Grocers ‘have a viable supply chain’ & ‘are not shutting down,’ but product mix may change, FMI says

By Elizabeth Crawford

- Last updated on GMT

Source: Getty
Source: Getty

Related tags COVID-19 coronavirus

The bare grocery shelves that many consumers have encountered over the last few days due to Covid-19-related stockpiling are not a harbinger of long-term shortages or a precursor to store closures, but they could signal a shift in the types of products retailers stock and manufacturers produce, according to FMI, the food industry association.

“We want to get the message out to consumers and the industry that we have a viable supply chain and they need to be calm. The grocery stores are not shutting down,”​ but rather will continue to operate as close to normal as possible, even if that means paring back hours to allow for restocking and deep cleaning, Doug Baker, vice president of industry relations at FMI, told FoodNavigator-USA.

“We are obviously seeing consumers respond to the news cycle of the day, and … trying to control what they can control and they are trying to prepare”​ in case they need to stay home for 14 days or cook additional meals for children who are at home due to school closures, Baker explained.

As a result, he said, the empty shelves many are experiencing “isn’t a supply issue, but rather a demand issue. The supply is fine. The manufacturing facilities are running 24/7.”

While that may be true, what manufacturers are producing is changing in response to the quickly evolving situation.

Baker explained that many retailers are working with manufacturers to identify their top-selling one or two SKUs and then asking them to produce and send only those items so as to efficiently distribute to the most consumers the products with the highest demand.

“As a consumer, we will just need to be prepared because we might not see or find that favorite brand, that favorite flavor or favorite pack size. But we will have that product on the shelf that they can take. They just need to have some flexibility,”​ he said.

He acknowledged that this strategy may place a squeeze on some emerging brands or startups that share time on co-packing lines as those facilities reshuffle production schedules to meet higher demands for faster selling items.

While this could be a devastating blow to small brands with limited stockpiles or that are working hard to build brand recognition, Baker also said the new production and purchasing patterns could be an opportunity for emerging brands.

“Emerging brands still play a vital role in sustaining our citizens around the country because if there are shortages in some of those core SKUs, then it is the emerging brands that some customers will turn to and so it is an opportunity for them,”​ Baker said.

The key to balancing these challenges and opportunities will be to keep open lines of communication, he added.

Restaurants, food service providers offer packaged products

Brands may also see increased competition on store shelves from food service providers, potentially including restaurants, which are looking for ways to get existing product into consumers’ hands even as local governments ask them to severely curtail or close their dining-in options.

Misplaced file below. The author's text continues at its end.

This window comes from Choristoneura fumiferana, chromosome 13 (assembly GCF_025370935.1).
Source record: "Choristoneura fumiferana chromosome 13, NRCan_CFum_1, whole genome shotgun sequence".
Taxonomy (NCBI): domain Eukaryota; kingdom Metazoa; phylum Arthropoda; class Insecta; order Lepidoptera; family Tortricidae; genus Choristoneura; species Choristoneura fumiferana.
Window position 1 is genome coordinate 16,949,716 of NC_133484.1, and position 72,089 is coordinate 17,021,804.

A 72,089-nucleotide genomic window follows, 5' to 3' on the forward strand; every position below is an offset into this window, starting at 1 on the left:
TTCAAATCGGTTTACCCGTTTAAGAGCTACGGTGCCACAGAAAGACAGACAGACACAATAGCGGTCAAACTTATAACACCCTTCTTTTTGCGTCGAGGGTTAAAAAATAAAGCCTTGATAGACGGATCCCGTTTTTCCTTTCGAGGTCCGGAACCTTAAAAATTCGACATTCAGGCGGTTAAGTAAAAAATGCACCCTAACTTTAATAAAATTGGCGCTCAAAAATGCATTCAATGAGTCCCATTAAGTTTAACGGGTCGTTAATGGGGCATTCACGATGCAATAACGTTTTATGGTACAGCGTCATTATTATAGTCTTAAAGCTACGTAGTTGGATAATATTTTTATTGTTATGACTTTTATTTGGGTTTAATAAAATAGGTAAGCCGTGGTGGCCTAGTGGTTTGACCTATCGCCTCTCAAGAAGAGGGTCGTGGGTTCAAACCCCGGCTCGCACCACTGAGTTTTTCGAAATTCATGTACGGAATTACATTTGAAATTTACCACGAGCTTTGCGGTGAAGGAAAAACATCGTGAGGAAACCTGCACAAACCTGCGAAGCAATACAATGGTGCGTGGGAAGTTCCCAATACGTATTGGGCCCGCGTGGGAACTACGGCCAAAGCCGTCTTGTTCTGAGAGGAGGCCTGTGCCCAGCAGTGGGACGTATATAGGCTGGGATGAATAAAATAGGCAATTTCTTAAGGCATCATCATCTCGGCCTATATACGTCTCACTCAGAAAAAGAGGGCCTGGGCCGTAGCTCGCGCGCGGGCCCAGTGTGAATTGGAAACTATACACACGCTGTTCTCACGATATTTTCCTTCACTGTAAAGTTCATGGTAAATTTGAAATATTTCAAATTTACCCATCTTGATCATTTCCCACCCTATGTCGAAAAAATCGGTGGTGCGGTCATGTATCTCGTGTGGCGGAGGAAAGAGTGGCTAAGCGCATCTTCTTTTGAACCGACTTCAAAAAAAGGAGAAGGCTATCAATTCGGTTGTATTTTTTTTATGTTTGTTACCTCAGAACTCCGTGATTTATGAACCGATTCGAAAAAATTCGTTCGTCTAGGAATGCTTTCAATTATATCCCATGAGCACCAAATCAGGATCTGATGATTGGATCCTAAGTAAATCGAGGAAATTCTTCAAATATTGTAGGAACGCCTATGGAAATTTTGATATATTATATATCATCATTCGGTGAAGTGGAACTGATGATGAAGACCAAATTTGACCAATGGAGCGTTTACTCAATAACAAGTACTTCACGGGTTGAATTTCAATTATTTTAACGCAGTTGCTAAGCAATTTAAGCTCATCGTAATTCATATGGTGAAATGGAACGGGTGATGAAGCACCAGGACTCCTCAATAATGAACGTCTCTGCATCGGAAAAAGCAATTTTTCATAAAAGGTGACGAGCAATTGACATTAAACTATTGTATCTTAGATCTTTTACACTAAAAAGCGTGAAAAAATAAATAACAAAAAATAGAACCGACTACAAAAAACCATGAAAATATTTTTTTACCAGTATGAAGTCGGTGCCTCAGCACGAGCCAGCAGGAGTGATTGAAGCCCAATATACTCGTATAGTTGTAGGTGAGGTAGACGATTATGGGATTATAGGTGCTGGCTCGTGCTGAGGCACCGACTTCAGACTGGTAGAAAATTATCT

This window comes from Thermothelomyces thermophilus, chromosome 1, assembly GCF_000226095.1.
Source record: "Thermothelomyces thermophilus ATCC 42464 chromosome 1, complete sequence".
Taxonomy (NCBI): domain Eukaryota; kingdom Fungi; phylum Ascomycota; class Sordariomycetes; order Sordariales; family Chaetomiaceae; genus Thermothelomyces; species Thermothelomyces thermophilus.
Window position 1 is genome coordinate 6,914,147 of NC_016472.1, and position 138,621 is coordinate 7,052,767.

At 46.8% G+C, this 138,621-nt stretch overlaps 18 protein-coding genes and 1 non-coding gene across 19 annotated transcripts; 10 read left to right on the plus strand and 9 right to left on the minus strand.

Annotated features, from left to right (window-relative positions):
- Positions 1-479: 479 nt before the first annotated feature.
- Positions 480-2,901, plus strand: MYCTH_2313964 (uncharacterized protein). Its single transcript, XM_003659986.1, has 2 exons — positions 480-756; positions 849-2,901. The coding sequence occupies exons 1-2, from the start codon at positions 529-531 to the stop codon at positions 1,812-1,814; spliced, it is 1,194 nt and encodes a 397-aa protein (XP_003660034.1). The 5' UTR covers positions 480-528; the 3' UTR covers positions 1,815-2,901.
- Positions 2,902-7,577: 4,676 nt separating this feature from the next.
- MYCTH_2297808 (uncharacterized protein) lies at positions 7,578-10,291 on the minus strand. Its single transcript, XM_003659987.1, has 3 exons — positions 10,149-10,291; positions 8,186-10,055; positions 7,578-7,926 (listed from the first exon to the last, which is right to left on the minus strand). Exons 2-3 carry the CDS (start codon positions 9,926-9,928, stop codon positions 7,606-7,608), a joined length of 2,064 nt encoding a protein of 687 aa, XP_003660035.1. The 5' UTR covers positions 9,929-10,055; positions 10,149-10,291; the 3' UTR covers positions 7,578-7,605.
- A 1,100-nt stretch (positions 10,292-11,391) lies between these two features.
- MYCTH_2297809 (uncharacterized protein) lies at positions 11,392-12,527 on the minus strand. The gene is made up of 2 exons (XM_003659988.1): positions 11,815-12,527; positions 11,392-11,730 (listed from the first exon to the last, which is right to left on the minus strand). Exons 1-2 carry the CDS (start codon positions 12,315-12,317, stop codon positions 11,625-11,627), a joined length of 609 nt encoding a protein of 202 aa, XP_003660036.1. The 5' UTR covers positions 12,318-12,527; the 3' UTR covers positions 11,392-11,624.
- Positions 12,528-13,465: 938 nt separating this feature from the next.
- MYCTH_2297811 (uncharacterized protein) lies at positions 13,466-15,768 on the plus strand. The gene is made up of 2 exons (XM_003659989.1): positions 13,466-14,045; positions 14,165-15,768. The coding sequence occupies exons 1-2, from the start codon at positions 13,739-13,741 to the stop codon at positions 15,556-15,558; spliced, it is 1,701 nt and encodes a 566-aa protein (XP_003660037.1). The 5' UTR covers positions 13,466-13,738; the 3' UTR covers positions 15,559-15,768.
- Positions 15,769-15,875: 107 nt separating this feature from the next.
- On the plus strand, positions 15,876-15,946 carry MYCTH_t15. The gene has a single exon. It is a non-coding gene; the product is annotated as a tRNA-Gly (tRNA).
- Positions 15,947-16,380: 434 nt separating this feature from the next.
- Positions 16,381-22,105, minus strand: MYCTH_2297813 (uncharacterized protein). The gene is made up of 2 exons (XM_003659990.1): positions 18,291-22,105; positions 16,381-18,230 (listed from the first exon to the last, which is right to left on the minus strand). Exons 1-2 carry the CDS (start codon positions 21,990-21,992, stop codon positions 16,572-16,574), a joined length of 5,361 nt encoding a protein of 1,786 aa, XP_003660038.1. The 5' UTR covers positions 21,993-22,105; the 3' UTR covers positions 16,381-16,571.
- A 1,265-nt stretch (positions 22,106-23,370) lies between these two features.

“We are starting to have cross-sector conversations … from every facet of the supply chain,”​ with the goal of ensuring consumers have food, Baker said.

For example, he said, some retailers that have suspended food service are repackaging food that would have been available in salad or hot bars as meal kits or other packaged products that consumers can grab-and-go while minimizing the risk of contamination.

He also encouraged retailers to boost their consumer education efforts so that shoppers know how to cook the food that is available.

“This is a great opportunity for Amazon with Alexa. We know many people at home these days need good advice from technology on what do with a chicken or get all kinds of suggestions. So, yes it is a difficult time, but I think people coming away from this probably will also learn some new schools that they might not have had prior,”​ he said.

And that could be good for grocery sales long-term as consumers develop new habits and cooking skills.

Forecasting for the future

The current run on food at grocery stores likely will abate “at some point”​ as “consumers will feel like they have what they need in their homes, and they start heeding the advice for social distancing and staying home and not going out,”​ Baker said.

At that point, he added, “the supply chain will have a chance to catch back up,”​ and more products will appear on shelves.

While this is good news from a distribution perspective it also comes with a lot of question marks about how to forecast production, sales and budgets in the coming months, Baker said. But he added, even once consumers feel that their pantries are adequately stocked, the industry will want to rebuild its reserves. When that starts to happen, manufacturers will have a bit of warning to adjust product to levels that guarantee sufficient supply without risking food waste.

Recognizing that “days are long and nights are short”​ as retailers and brands continue to navigate this unprecedented situation, Baker lauded them for their efforts so far.

“I want to applaud them for stepping up, especially given that these people are in communities where they also have families and they might know someone who has been diagnosed, but they are still going to work every day to make sure others have the supplies they need,”​ he said, adding, “I am impressed daily and how this industry responds to disasters and their communities.”

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